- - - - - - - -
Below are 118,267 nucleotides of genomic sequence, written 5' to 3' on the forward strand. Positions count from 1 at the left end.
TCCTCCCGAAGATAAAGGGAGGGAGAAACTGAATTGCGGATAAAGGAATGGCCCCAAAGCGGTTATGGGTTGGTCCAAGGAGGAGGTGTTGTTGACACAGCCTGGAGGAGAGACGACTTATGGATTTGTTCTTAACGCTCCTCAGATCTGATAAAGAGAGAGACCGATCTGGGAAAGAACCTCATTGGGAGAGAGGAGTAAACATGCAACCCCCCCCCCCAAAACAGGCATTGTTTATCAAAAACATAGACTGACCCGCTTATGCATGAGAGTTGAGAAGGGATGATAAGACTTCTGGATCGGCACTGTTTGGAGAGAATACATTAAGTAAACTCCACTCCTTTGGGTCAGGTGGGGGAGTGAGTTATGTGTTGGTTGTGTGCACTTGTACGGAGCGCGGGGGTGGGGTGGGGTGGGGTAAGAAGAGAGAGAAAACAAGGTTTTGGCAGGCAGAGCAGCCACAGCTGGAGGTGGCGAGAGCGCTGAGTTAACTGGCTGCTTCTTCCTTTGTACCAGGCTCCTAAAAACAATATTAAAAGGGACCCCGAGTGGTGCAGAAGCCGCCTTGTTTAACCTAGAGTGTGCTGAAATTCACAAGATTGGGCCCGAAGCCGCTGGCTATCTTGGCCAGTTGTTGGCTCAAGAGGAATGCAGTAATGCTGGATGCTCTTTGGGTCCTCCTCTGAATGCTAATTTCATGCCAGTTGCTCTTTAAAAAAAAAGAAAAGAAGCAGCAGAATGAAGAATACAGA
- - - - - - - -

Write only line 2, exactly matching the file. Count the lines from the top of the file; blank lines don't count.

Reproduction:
TCCTCCCGAAGATAAAGGGAGGGAGAAACTGAATTGCGGATAAAGGAATGGCCCCAAAGCGGTTATGGGTTGGTCCAAGGAGGAGGTGTTGTTGACACAGCCTGGAGGAGAGACGACTTATGGATTTGTTCTTAACGCTCCTCAGATCTGATAAAGAGAGAGACCGATCTGGGAAAGAACCTCATTGGGAGAGAGGAGTAAACATGCAACCCCCCCCCCCAAAACAGGCATTGTTTATCAAAAACATAGACTGACCCGCTTATGCATGAGAGTTGAGAAGGGATGATAAGACTTCTGGATCGGCACTGTTTGGAGAGAATACATTAAGTAAACTCCACTCCTTTGGGTCAGGTGGGGGAGTGAGTTATGTGTTGGTTGTGTGCACTTGTACGGAGCGCGGGGGTGGGGTGGGGTGGGGTAAGAAGAGAGAGAAAACAAGGTTTTGGCAGGCAGAGCAGCCACAGCTGGAGGTGGCGAGAGCGCTGAGTTAACTGGCTGCTTCTTCCTTTGTACCAGGCTCCTAAAAACAATATTAAAAGGGACCCCGAGTGGTGCAGAAGCCGCCTTGTTTAACCTAGAGTGTGCTGAAATTCACAAGATTGGGCCCGAAGCCGCTGGCTATCTTGGCCAGTTGTTGGCTCAAGAGGAATGCAGTAATGCTGGATGCTCTTTGGGTCCTCCTCTGAATGCTAATTTCATGCCAGTTGCTCTTTAAAAAAAAAGAAAAGAAGCAGCAGAATGAAGAATACAGA